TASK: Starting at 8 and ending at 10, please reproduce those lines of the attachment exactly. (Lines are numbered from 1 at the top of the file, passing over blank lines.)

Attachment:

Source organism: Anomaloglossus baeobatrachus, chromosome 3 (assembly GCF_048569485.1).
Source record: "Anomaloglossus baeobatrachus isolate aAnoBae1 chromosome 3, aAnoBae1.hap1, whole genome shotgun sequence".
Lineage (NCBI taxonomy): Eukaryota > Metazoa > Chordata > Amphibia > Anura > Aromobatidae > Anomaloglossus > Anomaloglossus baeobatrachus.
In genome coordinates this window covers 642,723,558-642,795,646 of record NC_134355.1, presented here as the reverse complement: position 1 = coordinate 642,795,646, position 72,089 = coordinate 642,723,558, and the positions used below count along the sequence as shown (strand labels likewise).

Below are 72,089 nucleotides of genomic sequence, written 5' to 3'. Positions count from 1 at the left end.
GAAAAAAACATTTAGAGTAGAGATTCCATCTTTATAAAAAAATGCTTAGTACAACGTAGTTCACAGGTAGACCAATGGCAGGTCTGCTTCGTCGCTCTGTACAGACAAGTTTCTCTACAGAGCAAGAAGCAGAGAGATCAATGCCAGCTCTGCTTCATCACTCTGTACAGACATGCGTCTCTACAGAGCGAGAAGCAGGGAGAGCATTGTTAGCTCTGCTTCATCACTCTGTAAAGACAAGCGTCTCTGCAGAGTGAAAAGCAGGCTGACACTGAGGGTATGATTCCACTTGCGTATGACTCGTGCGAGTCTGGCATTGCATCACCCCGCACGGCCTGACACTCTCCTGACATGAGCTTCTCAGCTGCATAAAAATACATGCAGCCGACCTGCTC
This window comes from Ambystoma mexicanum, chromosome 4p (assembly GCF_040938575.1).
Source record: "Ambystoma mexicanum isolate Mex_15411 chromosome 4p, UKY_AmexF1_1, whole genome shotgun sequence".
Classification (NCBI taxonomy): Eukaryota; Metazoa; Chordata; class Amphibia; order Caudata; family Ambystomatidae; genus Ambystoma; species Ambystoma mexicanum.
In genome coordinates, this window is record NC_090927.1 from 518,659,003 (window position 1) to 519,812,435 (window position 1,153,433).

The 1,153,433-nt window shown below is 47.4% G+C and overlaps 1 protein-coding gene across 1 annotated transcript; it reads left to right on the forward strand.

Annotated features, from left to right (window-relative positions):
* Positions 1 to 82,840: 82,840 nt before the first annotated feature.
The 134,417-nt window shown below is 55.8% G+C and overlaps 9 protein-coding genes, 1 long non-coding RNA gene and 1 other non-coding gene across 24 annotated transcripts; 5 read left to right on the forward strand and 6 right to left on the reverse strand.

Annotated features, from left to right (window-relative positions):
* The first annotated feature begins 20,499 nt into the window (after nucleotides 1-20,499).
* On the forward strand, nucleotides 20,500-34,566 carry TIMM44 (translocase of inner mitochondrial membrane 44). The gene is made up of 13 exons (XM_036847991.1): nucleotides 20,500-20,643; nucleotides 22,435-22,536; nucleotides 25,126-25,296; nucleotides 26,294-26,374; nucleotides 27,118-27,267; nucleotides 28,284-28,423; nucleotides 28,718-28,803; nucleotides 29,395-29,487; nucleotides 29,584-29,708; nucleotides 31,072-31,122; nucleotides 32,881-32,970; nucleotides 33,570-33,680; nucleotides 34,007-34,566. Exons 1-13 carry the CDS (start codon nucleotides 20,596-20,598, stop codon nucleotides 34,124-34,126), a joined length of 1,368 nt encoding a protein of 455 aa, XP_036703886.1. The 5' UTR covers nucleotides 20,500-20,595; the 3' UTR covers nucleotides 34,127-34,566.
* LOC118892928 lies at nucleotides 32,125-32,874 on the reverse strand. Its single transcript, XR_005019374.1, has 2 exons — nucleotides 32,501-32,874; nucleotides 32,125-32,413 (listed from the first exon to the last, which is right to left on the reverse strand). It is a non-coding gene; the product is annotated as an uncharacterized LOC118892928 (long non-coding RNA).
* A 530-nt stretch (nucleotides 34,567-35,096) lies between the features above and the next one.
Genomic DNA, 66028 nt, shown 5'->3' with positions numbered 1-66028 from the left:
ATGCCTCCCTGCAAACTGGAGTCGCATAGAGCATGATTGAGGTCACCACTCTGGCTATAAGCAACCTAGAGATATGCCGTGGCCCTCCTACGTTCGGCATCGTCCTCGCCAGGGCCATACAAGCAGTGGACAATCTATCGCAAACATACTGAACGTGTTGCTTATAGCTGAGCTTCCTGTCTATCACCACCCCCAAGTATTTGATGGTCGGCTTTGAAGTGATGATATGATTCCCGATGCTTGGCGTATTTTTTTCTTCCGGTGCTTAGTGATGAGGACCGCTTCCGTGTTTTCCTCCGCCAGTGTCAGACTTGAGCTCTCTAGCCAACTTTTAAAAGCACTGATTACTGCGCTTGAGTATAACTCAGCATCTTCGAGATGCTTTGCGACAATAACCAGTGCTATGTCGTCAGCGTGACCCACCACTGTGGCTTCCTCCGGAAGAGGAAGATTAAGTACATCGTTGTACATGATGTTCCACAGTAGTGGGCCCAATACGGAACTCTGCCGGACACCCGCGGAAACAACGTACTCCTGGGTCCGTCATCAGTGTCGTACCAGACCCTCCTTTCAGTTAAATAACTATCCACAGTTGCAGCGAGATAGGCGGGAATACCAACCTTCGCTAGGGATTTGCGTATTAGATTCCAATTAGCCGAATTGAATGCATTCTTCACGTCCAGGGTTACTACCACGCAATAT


Source record: "Ambystoma mexicanum isolate Mex_15411 chromosome 4p, UKY_AmexF1_1, whole genome shotgun sequence".
Classification (NCBI taxonomy): Eukaryota; Metazoa; Chordata; class Amphibia; order Caudata; family Ambystomatidae; genus Ambystoma; species Ambystoma mexicanum.
In genome coordinates, this window is record NC_090927.1 from 518,659,003 (window position 1) to 519,812,435 (window position 1,153,433).